Academic angst about the Google Book Search settlement is well on its way to reaching a fever pitch, with fora and conference galore scheduled between now and the October hearing on confirmation of the deal.
But if the stakes for books and knowledge are greater than that, then ways need to be found to bring the debate to a broader audience.
Pam Samuelson is blogging. Well, not blogging precisely, but she has a column up at the Huffington Post that introduces the settlement and the stakes to the HuffPo world, which is a lot larger than the world of academic lawyers. She makes one point right off the top that I think is right (and not just because it echoes what I wrote when the settlement was announced):
Sorry, Kindle. The Google Book Search settlement will be, if approved, the most significant book industry development in the modern era.
And there is more to come.Â The next column will talk about the Justice Department’s looking at the settlement, and what that portends.Â
Here’s what I think that it portends.Â Â The Justice Department will, in the end, facilitate a deal that gives other book scanning projects a release regarding orphan works that is comparable to what Google is getting via the settlement.Â (A deal may do much more than that, but that is where I believe the deal will start.)Â A host of technical and conceptual obstacles lie in the path of that deal, not the least of which is the fact that only Google is a defendant in the lawsuit that prompted the settlement, and the fact that a hearing on the settlement comes up in only a few weeks.Â But that’s where I think this is going.Â And in the annals of IT/antitrust setttlements, it will take its place as an industry- and communications technology- defining event, along with antitrust pursuits of IBM in the 1960s (which, in part, gave us the modern software industry), AT&T in the 1970s (which, in part, gave us the Internet), and Microsoft in the 1990s (which, in part, gave us open source software).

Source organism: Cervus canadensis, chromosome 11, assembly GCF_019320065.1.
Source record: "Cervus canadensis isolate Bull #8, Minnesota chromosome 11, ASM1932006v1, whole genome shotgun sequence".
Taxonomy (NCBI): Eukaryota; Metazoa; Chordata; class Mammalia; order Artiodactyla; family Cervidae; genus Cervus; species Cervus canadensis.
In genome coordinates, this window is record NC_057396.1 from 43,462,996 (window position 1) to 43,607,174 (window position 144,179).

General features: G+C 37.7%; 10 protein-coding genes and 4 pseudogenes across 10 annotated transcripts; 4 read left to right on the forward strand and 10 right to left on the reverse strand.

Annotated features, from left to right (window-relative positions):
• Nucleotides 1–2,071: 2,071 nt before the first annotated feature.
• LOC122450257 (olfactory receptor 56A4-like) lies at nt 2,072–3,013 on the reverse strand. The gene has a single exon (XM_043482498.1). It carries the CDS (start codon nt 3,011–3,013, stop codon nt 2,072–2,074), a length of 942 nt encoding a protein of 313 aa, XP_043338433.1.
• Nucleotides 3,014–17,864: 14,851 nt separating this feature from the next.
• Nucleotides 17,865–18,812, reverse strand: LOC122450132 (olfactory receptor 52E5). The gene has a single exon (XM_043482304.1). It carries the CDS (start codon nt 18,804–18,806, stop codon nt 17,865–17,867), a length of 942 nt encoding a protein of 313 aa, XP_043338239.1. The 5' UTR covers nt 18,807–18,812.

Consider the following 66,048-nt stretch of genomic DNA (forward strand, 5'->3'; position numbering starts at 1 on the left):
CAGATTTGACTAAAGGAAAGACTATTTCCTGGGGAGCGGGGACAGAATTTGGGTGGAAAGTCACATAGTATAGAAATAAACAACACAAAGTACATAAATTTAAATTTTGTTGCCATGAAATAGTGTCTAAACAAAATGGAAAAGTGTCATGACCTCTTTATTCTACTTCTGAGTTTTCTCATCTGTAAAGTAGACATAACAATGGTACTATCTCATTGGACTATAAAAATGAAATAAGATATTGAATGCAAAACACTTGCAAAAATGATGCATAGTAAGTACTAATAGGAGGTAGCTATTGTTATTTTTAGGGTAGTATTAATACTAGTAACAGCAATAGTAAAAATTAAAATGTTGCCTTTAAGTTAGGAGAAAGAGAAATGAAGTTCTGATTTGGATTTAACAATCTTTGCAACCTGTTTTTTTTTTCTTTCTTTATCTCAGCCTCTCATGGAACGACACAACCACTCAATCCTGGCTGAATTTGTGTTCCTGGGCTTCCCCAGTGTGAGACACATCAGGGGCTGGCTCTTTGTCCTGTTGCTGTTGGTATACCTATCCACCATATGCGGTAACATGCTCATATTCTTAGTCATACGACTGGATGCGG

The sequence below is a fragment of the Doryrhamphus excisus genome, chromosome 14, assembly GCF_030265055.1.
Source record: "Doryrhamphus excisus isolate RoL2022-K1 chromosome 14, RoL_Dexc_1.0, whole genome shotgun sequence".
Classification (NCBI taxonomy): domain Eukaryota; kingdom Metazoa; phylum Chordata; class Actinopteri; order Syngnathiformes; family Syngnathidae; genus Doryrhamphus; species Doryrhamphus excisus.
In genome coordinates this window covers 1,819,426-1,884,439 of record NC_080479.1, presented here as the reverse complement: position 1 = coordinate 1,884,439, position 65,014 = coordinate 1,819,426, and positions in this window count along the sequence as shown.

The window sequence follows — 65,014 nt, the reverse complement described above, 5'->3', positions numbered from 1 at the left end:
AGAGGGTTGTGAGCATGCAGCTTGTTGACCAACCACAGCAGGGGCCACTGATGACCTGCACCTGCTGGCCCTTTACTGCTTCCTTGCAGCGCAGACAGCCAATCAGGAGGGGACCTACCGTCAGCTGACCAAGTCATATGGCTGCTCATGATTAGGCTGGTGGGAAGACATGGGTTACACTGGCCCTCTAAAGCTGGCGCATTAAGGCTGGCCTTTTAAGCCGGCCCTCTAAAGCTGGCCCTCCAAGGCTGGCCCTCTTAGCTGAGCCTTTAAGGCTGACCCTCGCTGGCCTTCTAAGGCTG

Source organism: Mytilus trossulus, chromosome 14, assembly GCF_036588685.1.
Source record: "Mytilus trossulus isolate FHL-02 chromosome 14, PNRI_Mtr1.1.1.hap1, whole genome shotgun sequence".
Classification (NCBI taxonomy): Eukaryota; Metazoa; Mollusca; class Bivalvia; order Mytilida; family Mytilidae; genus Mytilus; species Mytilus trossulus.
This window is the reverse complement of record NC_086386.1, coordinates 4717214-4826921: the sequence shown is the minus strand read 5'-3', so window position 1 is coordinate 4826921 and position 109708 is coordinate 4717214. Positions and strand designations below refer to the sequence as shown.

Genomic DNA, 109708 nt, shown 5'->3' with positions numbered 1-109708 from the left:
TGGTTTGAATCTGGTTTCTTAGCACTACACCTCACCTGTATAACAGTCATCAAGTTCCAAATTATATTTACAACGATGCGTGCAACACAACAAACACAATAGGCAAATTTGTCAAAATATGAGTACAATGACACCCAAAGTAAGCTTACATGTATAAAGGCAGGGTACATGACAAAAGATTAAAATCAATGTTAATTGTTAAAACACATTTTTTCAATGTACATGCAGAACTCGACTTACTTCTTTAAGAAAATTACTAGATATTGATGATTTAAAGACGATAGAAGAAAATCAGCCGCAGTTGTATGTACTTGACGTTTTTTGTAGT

We’ll see what Pam S. has to say.